Gay marriage advocates, hoping for constitutional recognition of their right to wed, encountered a cautious and sometimes skeptical U.S. Supreme Court during arguments Tuesday on California’s same-sex marriage ban.
As swelling crowds, reminiscent of those from last term’s blockbuster healthcare arguments, rallied outside under the watchful eyes of Supreme Court police, the justices inside conducted intense questioning of the lawyers in Hollingsworth v. Perry.
The arguments were the court’s first substantive review of whether the equal protection clause of the 14th Amendment requires states to include same-sex couples in the fundamental right of marriage. In the end, a number of justices, perhaps even a majority, appeared to be searching for a narrow way to decide the Perry case or to dispose of it without a decision on the merits.
"If the issue is letting the states experiment and letting the society have more time to figure out its direction, why is taking a case now the answer?" asked Justice Sonia Sotomayor of Charles Cooper of Cooper & Kirk, counsel to proponents of California’s ban, who had urged the justices not to cut off the national debate.
"We let issues percolate, and so we let racial segregation percolate for 50 years from 1898 to 1954," she added."And now we are only talking about, at most, four years (from the time California’s ban was approved by voters)."
Justice Anthony Kennedy pressed a similar point to Cooper’s opponent, Theodore Olson of Gibson, Dunn & Crutcher, counsel to the ban’s opponents, who argued for a constitutional right to same-sex marriage."You’re asking us to go into uncharted waters in a case where the opinion (of the lower court) is very narrow, and there is a substantial question on standing," said Kennedy. "I wonder if the case was properly granted."
But there seemed no doubt in Justice Antonin Scalia’s mind that the merits should be reached. "It’s too late for that now, isn’t it?" he interjected. "We have crossed that river, I think."The only thing Cooper and Olson agreed on was that the justices should decide the Perry case.
Divided on standing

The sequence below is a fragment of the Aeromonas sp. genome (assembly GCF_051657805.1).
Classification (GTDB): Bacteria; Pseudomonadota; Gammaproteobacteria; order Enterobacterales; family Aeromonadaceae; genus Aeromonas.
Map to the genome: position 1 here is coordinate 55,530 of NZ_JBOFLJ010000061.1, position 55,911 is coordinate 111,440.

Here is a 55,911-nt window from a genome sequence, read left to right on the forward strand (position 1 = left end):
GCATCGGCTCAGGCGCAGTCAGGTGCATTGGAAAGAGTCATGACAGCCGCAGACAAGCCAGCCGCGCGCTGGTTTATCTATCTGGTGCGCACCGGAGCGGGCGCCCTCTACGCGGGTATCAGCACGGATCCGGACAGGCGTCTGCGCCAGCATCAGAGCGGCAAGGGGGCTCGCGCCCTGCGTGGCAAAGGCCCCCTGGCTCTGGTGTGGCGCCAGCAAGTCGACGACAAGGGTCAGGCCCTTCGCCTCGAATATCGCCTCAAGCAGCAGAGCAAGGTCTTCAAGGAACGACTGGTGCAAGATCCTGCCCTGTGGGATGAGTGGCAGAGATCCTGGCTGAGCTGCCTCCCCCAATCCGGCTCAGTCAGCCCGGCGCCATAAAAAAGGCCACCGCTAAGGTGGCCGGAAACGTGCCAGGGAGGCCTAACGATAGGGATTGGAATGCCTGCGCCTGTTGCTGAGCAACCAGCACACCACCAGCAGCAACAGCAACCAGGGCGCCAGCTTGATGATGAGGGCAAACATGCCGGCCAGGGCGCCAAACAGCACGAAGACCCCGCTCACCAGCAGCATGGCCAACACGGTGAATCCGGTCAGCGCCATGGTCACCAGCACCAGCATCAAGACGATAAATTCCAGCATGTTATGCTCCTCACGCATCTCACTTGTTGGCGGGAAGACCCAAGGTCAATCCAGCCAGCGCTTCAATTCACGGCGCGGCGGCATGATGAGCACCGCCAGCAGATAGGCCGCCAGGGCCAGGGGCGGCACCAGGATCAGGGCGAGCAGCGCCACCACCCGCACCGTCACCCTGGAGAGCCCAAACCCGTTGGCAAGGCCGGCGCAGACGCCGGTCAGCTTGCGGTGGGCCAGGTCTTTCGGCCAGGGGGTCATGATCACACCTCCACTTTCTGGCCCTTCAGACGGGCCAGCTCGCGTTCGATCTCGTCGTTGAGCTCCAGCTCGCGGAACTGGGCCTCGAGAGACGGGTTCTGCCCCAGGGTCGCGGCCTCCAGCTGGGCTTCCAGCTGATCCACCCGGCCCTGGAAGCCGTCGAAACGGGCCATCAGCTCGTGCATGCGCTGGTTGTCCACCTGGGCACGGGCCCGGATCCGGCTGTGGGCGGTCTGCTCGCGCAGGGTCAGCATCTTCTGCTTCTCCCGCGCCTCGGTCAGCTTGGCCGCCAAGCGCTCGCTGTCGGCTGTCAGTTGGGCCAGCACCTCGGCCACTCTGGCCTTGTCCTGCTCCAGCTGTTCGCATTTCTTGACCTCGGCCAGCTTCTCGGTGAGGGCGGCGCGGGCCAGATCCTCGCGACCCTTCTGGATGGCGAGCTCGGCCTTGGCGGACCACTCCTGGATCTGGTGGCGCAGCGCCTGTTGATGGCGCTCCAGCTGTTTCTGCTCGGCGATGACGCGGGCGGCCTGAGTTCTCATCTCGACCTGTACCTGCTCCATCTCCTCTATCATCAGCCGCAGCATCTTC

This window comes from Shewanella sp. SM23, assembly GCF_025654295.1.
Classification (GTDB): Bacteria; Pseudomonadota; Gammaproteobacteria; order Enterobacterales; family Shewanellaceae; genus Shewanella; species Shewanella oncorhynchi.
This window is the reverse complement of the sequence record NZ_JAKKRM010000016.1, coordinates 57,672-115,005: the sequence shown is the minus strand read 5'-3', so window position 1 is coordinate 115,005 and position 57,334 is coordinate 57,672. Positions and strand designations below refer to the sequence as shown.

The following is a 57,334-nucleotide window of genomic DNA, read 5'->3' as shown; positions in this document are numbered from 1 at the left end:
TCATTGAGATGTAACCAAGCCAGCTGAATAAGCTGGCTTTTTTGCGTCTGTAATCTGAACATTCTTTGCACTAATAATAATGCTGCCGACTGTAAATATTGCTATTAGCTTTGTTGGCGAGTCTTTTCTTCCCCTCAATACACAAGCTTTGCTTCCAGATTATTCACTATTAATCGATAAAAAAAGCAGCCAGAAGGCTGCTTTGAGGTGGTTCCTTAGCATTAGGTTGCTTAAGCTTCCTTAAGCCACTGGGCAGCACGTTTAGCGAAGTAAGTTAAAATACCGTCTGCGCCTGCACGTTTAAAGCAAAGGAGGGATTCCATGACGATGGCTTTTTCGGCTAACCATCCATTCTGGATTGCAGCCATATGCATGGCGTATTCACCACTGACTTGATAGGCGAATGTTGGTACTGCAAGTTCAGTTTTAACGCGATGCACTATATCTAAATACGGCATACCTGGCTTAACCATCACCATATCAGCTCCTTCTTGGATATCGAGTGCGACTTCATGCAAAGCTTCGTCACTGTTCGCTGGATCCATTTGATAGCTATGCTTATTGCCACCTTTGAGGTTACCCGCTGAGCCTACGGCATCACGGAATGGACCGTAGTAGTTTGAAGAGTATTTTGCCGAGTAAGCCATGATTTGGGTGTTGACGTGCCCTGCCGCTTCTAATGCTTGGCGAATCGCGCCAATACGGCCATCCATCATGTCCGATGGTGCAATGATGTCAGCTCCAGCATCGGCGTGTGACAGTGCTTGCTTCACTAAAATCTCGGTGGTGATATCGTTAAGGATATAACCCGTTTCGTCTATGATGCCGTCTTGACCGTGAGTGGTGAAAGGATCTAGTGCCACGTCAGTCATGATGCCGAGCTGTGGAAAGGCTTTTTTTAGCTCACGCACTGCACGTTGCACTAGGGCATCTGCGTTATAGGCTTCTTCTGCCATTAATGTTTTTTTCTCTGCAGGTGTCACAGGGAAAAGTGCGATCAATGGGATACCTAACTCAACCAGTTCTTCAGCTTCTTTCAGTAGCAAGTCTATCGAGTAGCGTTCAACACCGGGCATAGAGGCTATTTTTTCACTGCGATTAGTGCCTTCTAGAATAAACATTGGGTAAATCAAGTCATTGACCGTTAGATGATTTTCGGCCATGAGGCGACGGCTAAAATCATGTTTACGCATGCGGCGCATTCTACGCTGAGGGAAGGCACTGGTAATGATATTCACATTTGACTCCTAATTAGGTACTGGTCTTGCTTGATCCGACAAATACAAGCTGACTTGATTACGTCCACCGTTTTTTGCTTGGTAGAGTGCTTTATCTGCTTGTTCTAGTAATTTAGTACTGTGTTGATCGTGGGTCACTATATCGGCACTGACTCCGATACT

The Perry case stems from a lawsuit filed by Olson and co-counsel David Boies of Boies, Schiller & Flexner, challenging California’s ban—Proposition 8—on behalf of two gay couples who seek to be married. The ban was enacted by voters shortly after the California Supreme Court had ruled that there was a right to same-sex marriage under the state constitution.
California’s governor and attorney general refused to defend Prop 8 in the federal lawsuit. The ballot initiative committee behind Prop 8 intervened to defend it. A federal district judge ruled that the ban was unconstitutional. A panel of the U.S. Court of appeals for the Ninth Circuit affirmed, but on narrower grounds. The divided panel held that the right to marriage, once given, had been withdrawn on the basis of animus and that violated the equal protection clause.
A question of the Prop 8 proponents’ standing to defend the ban loomed throughout the litigation until, on a question certified by the Ninth Circuit to the California Supreme Court, that state high court ruled that the proponents did have standing under the state constitution.
When the Supreme Court granted review to the Prop 8 proponents’ appeal, the justices ordered both sides to brief and argue the standing question. It was the first question posed by Chief Justice John Roberts Jr. during Tuesday’s arguments.
Cooper argued that the official Prop 8 proponents had standing as representatives of the people and the state of California. He relied on the California Supreme Court ruling.
But Justice Ruth Bader Ginsburg noted that the court had never granted standing to proponents of ballot initiatives. "The proponents are interested in getting it on the ballot and seeing that all of the proper procedures are followed, but once it’s passed, they have no proprietary interest in it," she said."It’s law for them just as it is for everyone else."
Olson told the court that more was needed for Article III standing in federal court than what the California Supreme Court decided under its state law. The proponents of Prop 8, he said, are not officers of the state, have no fiduciary duty, could have conflicts of interest, and could incur enormous legal fees in defense of something state officials have rejected.
But Kennedy, who earlier had expressed concerns about standing, told Olson, "If we accept your argument, it would create a one-way ratchet that favors the state and allows governors to thwart the initiative process."